MEMORIES of brave suffragettes who campaigned and won the right for women to vote were rekindled 100 years on by females from south Essex who now benefit from those rights.

Groups from south Essex joined hundreds of others as thousands of women took part in Procession.

Using artwork and banners women took to the streets to mark the progress made during the past 100 years and, for some, remind people of the distance still to go.

The banners, designed to recognise remarkable women from the past century, were painted, sewed and stitched by groups including Southend arts organisation Metal and Kinetika, based at High House Production Park in Purfleet.

Southend based author Syd Moore, from Metal, took part in the workshops and the march.

She said: “The march was just brilliant. It was fantastic to be among so many different types of person, from schoolgirls who had never taken part in a march before to women in their eighties or nineties.

“Being among that feeling of female solidarity was really liberating, there was a lot of dancing, making noise, and a real sense of commemoration for what the women who came before us achieved as suffragettes.”

Syd also runs activist group Essex Girls Liberation Front with three other leading women from south Essex.

Their banners aimed at disrupting negative female stereotypes.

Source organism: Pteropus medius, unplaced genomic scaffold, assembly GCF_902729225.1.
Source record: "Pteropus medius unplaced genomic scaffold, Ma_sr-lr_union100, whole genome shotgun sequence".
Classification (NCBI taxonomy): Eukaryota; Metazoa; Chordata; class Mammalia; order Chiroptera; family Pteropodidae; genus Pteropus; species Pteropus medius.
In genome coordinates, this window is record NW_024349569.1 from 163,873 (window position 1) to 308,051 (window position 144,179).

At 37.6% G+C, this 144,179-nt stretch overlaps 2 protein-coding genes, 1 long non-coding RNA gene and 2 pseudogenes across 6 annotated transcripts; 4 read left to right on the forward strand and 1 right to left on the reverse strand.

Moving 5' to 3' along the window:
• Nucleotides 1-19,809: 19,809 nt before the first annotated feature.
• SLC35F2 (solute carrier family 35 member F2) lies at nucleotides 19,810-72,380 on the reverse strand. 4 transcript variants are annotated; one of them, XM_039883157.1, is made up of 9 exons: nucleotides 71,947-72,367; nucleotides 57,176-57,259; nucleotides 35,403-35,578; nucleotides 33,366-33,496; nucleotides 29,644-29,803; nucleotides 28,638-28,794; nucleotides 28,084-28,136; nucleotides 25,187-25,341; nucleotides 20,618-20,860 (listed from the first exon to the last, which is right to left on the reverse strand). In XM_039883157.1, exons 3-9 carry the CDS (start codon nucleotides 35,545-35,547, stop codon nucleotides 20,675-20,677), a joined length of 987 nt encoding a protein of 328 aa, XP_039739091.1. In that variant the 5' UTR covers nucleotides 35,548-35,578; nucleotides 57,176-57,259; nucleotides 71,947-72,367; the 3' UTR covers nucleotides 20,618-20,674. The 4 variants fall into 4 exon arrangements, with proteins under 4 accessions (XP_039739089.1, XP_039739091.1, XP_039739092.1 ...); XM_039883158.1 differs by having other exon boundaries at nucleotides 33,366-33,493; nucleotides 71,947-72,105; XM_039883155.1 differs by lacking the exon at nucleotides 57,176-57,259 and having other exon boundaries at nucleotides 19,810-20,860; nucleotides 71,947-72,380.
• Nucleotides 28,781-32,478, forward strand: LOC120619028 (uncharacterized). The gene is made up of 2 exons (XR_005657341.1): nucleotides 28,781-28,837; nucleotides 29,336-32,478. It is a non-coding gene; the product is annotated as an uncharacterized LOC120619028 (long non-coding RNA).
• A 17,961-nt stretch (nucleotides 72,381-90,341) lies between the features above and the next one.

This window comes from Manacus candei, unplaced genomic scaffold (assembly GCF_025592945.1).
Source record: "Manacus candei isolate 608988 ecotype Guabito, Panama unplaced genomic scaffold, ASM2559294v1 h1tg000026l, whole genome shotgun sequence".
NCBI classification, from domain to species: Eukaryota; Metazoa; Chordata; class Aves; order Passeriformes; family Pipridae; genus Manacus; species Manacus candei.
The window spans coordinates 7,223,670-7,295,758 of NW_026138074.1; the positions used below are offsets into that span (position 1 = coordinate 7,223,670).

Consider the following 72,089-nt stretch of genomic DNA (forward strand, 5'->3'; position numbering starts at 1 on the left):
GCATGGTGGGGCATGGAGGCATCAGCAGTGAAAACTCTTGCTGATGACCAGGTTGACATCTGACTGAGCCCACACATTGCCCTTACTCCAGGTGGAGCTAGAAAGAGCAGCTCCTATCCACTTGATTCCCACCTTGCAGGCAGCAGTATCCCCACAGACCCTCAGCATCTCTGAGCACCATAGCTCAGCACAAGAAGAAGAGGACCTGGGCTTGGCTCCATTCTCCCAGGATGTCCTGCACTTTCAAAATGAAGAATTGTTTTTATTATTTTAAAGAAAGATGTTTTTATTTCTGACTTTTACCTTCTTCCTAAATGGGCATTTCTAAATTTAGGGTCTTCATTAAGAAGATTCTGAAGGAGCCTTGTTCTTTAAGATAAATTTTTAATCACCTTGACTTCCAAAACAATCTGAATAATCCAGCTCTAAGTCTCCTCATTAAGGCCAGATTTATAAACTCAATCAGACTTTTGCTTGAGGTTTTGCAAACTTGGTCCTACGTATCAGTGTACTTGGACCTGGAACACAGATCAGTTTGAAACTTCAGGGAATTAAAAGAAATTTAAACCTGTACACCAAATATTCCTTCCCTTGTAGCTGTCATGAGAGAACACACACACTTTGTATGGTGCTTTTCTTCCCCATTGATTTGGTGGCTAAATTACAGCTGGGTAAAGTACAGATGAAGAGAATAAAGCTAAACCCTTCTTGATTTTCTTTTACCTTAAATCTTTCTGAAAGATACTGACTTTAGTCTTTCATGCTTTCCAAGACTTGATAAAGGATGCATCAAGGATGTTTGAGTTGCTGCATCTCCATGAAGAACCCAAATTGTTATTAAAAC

She said: “We were really inspired by the idea of ‘standing on the shoulders of giants’ - there are so many really remarkable women that have come from the county that we should be proud of.

“These women have not just smashed the stereotype of the Essex girl, they have completely obliterated it.

“We decided on the Sgt Pepper look for the banner as it felt right not only to represent as many of these remarkable women from our history as possible, but also to have them mixed in with contemporary women who are making their voices heard now, because we wouldn’t be where we are without the women who came before us.”

Five different groups of Silk River artists, based around the Thames Estuary created banners as part of Kinetika’s contribution.

Artistic director and designer at Kinetika, Ali Pretty, said: “It was fantastic to be a part of the march - to walk in solidarity with so many women from all different walks of life was really humbling.

“It was also a chance for women who had never been involved in any kind of march or mass artwork to take part, which can be an incredibly empowering experience.

“There were some fantastic stories, one of the ladies from Southend who had taken part in our workshops even mentioned it to her hairdresser who ended up coming along to her first ever march.

“It’s little stories like that which really are magical, and show how much can be achieved when people come together for such an important anniversary.

“We have set the foundations of a community that has formed really strong links around the legacy of extraordinary people.”